The 3 Little Mistakes03 December 2012
There are many mistakes people make when programming for the web. Here are three that I’ve seen everywhere I’ve worked. I think they deserve extra attention because they are relatively easy to avoid, but very difficult to recover from.
Even if you only ever have US based users, enough folks have accents in their names and all sorts of other reasons to introduce non-ascii characters into your systems. Enforce UTF-8 at all levels, and especially at storage time. Fixing an encoding issue is difficult, and usually involves re-writing all the data. It is unpleasant, no matter the underlying datastore.
Limits and Pagination on API Requests
This is pretty straight-forward, but I’ve seen it neglected in practice quite a few times. Whether it’s a
POST where the bath size isn’t bounded or a
GET that returns “all the _____,” it inevitably becomes a nightmare that is difficult to fix due to clients not expecting to have to paginate. This is particularly exacerbated in APIs used by mobile apps - a total fix requires getting all the client apps to upgrade to a new version of the library AND for all their users to upgrade.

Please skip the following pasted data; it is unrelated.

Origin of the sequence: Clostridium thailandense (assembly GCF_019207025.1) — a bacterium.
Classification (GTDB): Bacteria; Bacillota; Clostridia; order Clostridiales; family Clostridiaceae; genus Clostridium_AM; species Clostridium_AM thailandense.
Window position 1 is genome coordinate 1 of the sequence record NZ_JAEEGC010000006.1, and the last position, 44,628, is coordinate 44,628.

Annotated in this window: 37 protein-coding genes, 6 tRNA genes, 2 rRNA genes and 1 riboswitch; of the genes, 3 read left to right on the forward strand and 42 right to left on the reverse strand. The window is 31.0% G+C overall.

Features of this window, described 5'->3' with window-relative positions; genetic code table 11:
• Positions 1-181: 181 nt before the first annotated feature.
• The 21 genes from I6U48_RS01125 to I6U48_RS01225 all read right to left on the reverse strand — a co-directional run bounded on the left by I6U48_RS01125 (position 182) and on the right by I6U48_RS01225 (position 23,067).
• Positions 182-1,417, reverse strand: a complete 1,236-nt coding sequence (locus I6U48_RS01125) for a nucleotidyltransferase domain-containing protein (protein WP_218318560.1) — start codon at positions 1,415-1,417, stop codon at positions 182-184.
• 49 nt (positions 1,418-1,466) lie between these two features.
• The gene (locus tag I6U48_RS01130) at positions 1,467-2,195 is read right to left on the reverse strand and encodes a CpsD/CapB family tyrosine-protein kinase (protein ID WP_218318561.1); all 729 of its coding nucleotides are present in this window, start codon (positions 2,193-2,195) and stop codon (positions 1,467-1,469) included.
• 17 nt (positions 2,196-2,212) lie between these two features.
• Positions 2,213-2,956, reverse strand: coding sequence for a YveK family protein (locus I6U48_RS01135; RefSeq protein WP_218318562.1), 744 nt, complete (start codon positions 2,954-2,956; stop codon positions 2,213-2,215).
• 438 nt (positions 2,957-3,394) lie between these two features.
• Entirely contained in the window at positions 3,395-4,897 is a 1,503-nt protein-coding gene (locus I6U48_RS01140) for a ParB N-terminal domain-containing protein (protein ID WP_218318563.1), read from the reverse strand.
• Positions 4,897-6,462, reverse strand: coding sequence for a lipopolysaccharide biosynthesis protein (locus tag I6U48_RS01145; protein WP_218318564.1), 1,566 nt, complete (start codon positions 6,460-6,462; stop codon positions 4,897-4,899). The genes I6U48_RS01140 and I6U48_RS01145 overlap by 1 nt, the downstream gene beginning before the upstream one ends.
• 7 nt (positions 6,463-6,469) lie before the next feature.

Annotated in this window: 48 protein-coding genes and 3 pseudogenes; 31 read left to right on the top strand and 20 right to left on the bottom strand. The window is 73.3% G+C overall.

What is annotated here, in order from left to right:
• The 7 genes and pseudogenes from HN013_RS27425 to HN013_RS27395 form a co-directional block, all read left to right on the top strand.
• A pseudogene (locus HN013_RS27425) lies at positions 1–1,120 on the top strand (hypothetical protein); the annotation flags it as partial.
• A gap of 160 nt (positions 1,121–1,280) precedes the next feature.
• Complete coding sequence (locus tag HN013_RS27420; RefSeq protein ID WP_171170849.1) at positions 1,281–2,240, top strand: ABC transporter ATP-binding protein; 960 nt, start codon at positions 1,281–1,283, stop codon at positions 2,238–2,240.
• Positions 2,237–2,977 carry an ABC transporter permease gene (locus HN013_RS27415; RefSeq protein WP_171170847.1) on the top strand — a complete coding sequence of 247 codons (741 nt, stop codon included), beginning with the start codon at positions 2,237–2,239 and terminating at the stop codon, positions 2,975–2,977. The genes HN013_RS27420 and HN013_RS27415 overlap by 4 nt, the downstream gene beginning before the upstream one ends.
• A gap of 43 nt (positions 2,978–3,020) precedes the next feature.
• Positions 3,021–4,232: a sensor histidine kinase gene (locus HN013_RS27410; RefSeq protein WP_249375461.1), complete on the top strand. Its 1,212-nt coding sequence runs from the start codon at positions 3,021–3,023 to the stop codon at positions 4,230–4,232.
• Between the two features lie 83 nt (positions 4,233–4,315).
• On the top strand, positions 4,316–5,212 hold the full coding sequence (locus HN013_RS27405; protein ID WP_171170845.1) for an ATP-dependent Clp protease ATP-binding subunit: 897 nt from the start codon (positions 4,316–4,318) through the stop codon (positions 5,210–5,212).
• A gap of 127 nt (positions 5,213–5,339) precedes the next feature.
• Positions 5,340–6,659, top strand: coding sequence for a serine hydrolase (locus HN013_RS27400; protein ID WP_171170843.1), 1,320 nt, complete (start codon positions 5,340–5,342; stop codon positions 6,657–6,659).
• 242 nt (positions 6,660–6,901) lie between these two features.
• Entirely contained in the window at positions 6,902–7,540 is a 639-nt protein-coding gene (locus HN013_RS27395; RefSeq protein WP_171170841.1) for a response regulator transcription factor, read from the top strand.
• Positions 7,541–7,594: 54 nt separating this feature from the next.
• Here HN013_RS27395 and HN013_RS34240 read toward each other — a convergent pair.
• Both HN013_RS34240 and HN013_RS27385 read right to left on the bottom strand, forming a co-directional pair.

This issue is similar to the encoding one - a matter of consistency. Storing everythign at UTC forces consistency on the data. Not doing so leaves an opening for rows in the same table to be written with different time zones, making querying and comparisons more complicated and possibly expensive. Almost without exception, you only want to think about timezones at display or query time; it’s much easier to deal with DST when your data is normalized to the same, consistent, season-immune representation.
Cal’s book has a lot of really good info on other details that merit attention when working on the Internets.